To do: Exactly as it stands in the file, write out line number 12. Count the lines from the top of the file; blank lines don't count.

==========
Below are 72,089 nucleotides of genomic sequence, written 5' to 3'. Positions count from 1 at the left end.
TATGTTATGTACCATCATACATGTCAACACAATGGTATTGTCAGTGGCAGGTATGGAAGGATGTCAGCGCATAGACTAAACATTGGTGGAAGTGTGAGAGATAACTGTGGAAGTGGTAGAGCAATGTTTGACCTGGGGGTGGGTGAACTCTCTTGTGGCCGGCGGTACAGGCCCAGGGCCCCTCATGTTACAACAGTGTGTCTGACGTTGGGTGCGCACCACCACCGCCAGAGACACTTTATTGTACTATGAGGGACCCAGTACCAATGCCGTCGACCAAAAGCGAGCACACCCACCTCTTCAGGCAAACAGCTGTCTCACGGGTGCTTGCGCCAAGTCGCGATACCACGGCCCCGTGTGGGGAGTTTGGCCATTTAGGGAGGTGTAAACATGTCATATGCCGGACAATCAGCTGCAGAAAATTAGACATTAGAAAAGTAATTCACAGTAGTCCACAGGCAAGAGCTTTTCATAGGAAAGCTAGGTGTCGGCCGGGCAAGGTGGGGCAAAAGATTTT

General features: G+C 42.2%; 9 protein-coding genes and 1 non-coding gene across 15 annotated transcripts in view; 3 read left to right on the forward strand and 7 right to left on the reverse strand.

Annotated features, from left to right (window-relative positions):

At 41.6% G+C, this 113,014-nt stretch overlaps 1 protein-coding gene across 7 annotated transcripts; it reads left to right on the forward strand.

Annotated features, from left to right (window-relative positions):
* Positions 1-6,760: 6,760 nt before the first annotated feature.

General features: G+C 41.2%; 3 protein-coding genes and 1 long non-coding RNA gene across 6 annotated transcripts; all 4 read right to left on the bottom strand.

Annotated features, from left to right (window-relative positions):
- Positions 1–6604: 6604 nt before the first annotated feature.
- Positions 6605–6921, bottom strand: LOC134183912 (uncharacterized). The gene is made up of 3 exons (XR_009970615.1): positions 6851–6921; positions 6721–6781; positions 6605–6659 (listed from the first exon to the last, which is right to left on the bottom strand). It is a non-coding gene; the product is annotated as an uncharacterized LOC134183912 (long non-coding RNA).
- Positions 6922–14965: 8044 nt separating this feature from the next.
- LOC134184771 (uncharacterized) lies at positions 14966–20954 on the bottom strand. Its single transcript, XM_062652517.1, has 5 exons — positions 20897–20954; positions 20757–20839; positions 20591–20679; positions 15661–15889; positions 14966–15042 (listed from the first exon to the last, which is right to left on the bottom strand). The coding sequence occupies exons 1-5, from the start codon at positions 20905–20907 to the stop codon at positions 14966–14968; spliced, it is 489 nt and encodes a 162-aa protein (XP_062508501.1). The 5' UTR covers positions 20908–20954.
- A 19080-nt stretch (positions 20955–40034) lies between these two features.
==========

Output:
- Positions 6922–14965: 8044 nt separating this feature from the next.